Date of Award

Spring 2008

Document Type

Thesis

Department

Sociology and Anthropology

Abstract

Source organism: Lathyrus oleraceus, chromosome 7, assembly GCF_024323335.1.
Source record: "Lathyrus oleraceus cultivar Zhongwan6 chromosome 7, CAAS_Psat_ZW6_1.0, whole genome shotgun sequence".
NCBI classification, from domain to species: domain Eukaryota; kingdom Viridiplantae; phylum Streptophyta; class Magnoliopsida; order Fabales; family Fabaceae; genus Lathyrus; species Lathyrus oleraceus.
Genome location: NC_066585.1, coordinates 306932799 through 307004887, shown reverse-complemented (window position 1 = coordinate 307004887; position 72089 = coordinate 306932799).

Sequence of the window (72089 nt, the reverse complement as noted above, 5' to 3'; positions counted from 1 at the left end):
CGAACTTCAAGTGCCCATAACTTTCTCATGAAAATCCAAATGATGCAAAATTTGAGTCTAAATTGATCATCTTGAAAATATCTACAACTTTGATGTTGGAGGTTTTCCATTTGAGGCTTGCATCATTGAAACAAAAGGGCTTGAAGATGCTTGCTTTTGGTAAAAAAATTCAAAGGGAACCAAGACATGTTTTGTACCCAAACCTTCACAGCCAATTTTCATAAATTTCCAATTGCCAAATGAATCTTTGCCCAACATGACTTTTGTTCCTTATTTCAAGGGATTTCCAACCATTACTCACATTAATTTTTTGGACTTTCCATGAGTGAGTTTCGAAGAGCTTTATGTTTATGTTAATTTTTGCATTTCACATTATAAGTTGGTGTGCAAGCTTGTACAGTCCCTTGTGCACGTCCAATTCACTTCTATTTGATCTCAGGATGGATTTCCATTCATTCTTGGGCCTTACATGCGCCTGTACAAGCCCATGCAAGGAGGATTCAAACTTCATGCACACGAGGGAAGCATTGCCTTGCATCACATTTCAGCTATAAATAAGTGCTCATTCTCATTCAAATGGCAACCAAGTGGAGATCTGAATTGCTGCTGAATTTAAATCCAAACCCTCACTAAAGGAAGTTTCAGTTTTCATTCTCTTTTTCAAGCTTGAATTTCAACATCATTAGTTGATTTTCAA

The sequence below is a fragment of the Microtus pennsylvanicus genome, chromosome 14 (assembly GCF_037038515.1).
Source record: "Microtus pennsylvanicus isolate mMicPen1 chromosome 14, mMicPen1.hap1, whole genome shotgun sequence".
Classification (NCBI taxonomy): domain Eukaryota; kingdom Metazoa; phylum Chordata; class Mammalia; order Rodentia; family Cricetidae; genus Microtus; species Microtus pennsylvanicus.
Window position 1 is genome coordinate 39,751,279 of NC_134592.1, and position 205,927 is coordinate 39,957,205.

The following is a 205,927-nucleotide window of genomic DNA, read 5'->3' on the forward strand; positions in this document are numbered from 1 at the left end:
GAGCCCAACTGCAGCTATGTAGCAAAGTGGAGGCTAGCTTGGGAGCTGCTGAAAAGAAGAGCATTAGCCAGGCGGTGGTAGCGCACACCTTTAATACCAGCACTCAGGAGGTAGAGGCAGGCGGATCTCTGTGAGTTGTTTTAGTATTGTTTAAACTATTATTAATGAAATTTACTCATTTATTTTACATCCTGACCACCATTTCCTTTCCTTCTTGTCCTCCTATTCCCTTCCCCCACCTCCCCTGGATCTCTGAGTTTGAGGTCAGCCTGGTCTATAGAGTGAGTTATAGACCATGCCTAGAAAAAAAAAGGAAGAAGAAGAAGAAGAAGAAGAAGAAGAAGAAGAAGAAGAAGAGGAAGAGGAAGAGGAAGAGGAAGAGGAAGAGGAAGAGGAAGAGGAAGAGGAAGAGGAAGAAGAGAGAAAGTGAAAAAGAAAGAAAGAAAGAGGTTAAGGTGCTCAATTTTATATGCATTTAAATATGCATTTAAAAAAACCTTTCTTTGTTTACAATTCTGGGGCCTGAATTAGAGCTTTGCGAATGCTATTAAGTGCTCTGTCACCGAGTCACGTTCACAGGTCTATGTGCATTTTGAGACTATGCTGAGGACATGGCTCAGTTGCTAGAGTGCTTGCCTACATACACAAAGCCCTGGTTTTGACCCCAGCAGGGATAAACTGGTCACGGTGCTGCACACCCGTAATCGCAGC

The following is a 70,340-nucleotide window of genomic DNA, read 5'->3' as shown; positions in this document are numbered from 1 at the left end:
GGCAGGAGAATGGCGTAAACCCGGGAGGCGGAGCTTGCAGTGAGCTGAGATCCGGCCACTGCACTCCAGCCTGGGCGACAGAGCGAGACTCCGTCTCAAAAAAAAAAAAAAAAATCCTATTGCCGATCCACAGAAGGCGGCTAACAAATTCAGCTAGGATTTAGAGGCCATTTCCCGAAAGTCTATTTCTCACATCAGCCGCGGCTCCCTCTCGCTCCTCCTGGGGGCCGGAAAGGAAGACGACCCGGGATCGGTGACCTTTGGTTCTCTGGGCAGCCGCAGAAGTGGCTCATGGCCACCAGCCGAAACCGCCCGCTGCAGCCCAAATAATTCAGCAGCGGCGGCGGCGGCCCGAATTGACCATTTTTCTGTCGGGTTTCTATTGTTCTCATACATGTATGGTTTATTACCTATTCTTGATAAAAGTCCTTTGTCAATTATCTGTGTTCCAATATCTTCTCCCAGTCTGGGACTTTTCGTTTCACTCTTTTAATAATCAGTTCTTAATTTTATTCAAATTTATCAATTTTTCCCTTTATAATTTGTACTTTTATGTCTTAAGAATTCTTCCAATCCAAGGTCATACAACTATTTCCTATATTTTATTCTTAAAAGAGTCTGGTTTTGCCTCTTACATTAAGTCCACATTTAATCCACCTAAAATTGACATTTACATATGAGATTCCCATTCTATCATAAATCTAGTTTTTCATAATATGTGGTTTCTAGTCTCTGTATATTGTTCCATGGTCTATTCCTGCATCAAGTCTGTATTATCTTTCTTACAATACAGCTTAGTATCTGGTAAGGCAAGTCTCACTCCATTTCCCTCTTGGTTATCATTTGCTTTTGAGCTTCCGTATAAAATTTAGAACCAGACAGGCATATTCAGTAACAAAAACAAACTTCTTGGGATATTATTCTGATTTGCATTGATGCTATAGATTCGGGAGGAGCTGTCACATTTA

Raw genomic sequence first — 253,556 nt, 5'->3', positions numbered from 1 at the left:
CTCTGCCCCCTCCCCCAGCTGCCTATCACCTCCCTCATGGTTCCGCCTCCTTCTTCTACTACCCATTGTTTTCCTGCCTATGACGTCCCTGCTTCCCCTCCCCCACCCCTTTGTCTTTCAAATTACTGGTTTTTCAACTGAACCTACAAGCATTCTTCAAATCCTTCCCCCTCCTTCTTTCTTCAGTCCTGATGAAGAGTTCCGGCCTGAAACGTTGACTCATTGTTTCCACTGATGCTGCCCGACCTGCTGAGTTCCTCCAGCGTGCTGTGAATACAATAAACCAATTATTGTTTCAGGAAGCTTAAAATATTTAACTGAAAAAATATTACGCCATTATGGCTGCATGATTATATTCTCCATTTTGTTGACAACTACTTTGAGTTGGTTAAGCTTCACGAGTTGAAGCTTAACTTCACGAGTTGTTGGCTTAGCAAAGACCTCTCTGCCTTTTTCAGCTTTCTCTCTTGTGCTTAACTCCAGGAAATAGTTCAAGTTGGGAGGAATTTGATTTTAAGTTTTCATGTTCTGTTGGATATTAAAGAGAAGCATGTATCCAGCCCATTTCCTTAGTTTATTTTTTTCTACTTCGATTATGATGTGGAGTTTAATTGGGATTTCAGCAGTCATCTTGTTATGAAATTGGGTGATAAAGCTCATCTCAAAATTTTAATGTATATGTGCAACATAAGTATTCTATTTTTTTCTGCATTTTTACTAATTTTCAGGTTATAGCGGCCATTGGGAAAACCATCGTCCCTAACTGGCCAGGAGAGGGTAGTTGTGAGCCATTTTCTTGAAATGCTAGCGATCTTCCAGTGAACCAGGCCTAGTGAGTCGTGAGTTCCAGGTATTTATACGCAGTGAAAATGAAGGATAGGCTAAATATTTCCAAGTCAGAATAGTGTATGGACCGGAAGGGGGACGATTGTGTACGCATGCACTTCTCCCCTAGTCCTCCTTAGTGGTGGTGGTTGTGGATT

In the United States, as well as in other post-industrial countries, there is an increasingly welldocumented attention to environmental issues arising among both the general population and the media (Jackson, 2007). This is a result of several factors: mounting awareness of the many health and sanitation problems associated with chemically dependent agriculture; occurrences like the recent E. coli-infected spinach breakout (Keno, 2007); the noticeable change in climate being witnessed in both everyday life as well as during large-scale focusing events like Hurricane Katrina; the demonstrated lack of leadership in Washington on environmental issues (Nichols, 2006); and an increasing lack of faith in the FDA (Keno, 2007). Proponents within the environmental movement are increasingly advocating utilizing locally-grown, organic food as a means to combat certain aspects of those issues mentioned above. Organic is better for the environment than conventionally-grown food (Wood, et al. 343, McCullum, et al. 279), as is local food because of the reduced transportation distances, meaning fewer greenhouse gas emissions. Locally-grown food is typically more nutritious, fresher, and therefore better tasting (Biemiller, 2005). Studies of college students have shown that they eat far less than the recommended servings of fruits and vegetables per day; access to better-tasting produce would mean less wasted, uneaten food and better health ("Farmers Market Brings Fresh Fruit, Veggies to University of CA, Davis Campus," 2007). Local foods often avoid many of the health hazards of imported food, which often comes from countries where chemicals that have been banned in the U.S. are still in use. Beyond being better for the environment and the individual, buying locally supports the community in a number of ways I will discuss below ("Why Should We Buy Locally Grown and Produced Foods?"). Despite these benefits, Lehigh University currently offers very few local or organic food options in its dining halls. I believe there are three main reasons for this which are bound up with one another: 1) there is not a significant student demand for these options because students are not educated or excited about sustainable food or sustainability in general because 2) there is not a strong enough administrative effort to educate about and promote sustainability on campus, which in turn is caused by 3) the absence of a sustainability office or coordinator with Lehigh's administration. To find out whether this is true, I first researched the scholarly literature available on local food preferences and systems, then looked at seven colleges with local food programs in place, and finally conducted three focus groups of Lehigh students to gain an understanding of Lehigh student attitudes and sustainability awareness.

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